5. Shri Frank Anthony learned Counsel for the appellant submitted that the conviction was based on the uncorroborated testimony of P.W. 6 and that it should, therefore, be quashed. He urged that Batla, Advocate who had employed P.W. 6 as an Architect had been convicted in a Criminal case and that the present complaint was inspired by Batla who had previously threatened the accused with direct consequences. He pointed out that P.Ws. 1 and 2 stated in their evidence that Batla was actually present in the Anti-Corruption office when they were called there by the Inspector. He invited our attention to the circumstance that some persons were standing near the table of the accused at the time when the bribe was supposed to have been given and argued that it was most unlikely that the accused would have demanded and accepted the bribe when so many people were nearby. The learned Counsel further urged that the evidence of P.W. 6 that he went to the office of the D.D.A. at 3 or 3.15 p.m. on 11th July, 1969 could not be true as the noting on the file showed that the file was received at 4.45 p.m. It was also contended that the lower Courts had erred in law in relying upon the statements made by P.Ws. 1 and 2 to the Police. It was argued that the evidence of P.Ws. 1 and 2 rendered the evidence of P.W. 6 entirely unacceptable. It was further contended that the lower Courts were wrong in treating the conduct of the accused when questioned by the Police Officer as a circumstance against him.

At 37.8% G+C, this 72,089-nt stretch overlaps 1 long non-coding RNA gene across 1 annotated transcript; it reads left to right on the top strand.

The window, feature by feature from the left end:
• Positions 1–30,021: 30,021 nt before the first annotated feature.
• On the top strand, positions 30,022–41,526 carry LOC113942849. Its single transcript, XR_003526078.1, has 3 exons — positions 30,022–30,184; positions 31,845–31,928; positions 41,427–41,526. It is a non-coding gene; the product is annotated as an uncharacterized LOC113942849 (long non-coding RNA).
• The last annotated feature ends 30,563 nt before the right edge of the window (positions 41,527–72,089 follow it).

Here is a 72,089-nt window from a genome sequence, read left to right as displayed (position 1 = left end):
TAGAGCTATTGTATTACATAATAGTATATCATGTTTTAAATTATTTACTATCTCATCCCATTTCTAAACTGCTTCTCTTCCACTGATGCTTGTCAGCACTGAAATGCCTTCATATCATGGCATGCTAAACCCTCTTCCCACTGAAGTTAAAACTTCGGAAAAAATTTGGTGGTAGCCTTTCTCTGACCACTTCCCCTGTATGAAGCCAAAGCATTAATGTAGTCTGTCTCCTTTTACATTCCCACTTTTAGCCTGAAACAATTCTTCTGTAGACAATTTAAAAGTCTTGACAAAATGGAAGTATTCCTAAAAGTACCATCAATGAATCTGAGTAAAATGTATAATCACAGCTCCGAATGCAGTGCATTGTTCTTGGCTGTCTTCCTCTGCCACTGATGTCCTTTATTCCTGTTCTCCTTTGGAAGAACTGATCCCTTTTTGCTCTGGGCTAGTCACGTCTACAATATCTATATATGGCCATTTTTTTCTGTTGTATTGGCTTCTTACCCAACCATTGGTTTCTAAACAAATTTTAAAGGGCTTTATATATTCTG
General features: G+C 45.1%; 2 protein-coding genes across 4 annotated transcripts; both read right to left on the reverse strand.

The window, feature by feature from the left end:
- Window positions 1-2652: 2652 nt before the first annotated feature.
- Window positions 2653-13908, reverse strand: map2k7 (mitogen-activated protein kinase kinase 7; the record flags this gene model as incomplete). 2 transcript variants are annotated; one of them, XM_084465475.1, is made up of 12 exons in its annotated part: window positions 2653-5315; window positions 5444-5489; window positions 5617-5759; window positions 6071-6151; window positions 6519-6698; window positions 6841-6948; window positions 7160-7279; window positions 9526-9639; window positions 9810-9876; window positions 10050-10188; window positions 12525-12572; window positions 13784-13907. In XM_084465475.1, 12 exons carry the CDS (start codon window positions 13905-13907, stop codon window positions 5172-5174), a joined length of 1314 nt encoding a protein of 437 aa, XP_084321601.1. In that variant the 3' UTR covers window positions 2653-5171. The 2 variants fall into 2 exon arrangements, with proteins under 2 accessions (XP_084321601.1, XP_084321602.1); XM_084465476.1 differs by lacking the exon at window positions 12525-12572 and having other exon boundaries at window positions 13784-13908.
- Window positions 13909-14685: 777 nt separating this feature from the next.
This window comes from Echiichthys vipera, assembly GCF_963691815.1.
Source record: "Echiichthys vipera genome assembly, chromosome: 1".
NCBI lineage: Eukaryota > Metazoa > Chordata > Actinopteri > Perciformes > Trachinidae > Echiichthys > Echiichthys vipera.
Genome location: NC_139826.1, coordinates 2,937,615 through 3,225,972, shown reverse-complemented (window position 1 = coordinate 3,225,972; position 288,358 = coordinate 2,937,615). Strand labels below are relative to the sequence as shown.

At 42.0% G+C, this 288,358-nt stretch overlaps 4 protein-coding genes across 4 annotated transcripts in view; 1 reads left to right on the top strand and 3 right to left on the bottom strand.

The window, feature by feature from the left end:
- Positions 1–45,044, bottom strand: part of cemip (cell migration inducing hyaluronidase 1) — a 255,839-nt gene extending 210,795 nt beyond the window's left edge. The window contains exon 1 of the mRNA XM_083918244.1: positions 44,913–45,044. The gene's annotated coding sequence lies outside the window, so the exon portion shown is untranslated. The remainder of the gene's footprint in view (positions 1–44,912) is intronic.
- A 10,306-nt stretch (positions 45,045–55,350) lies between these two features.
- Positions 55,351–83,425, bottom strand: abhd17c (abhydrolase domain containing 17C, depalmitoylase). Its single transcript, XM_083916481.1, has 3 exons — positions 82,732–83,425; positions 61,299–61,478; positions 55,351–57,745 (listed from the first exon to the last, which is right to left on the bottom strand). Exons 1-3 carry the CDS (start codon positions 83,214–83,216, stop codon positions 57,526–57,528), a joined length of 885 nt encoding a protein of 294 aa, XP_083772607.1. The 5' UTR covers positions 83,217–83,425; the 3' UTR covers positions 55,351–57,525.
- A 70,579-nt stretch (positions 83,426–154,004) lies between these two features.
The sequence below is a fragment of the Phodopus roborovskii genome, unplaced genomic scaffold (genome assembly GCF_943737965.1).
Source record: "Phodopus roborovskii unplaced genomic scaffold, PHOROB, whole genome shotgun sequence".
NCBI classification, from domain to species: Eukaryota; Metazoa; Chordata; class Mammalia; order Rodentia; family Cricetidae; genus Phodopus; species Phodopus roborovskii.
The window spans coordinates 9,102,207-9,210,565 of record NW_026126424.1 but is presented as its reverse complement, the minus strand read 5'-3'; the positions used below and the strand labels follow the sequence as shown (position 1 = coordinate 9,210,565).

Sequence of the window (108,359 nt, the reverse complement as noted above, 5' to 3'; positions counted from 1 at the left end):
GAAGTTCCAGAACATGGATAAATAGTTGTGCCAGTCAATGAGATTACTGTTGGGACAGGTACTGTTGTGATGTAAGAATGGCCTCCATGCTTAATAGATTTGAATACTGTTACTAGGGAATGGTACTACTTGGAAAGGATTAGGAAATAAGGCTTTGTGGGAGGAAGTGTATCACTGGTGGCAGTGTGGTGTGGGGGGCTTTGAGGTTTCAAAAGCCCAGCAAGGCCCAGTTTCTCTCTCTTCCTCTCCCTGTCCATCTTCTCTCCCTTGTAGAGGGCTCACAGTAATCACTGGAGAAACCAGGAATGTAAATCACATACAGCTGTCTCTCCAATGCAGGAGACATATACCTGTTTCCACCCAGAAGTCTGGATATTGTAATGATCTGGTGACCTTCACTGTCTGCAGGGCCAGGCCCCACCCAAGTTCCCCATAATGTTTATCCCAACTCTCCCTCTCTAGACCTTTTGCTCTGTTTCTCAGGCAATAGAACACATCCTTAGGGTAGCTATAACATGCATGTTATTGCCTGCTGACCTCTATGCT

6. We are unable to agree with the submission of Shri Anthony that no conviction can ever be based on the uncorroborated testimony of a person in the position of P.W. 6 who, for the sake of felicity may be described as a 'trap witness'. That a trap witness may perhaps be considered as a person interested in the success of the trap may entitle a Court to view his evidence as that of an interested witness. Where the circumstances justify it, a Court may refuse to act upon the uncorroborated testimony of a trap witness. On the other hand a Court may well be justified in acting upon the uncorroborated testimony of a trap witness if the Court is satisfied from the facts and circumstances of the case that the witness is a witness of truth. Shri Anthony referred us to the decisions of this Court in Ram Prakash Arora v. The State of Punjab : 1972CriLJ1293 , and Darshan Lal v. The Delhi Administration : 1974CriLJ307 . In the first case Grover, J., observed as follows :
It must be remembered that both Joginder Singh and Dalbir Singh P.Ws. were interested and partisan witnesses. They were concerned in the success of the trap and their evidence must be tested in the same way as that of any other interested witness and in a proper case the court may look for independent corroboration before convicting the accused person.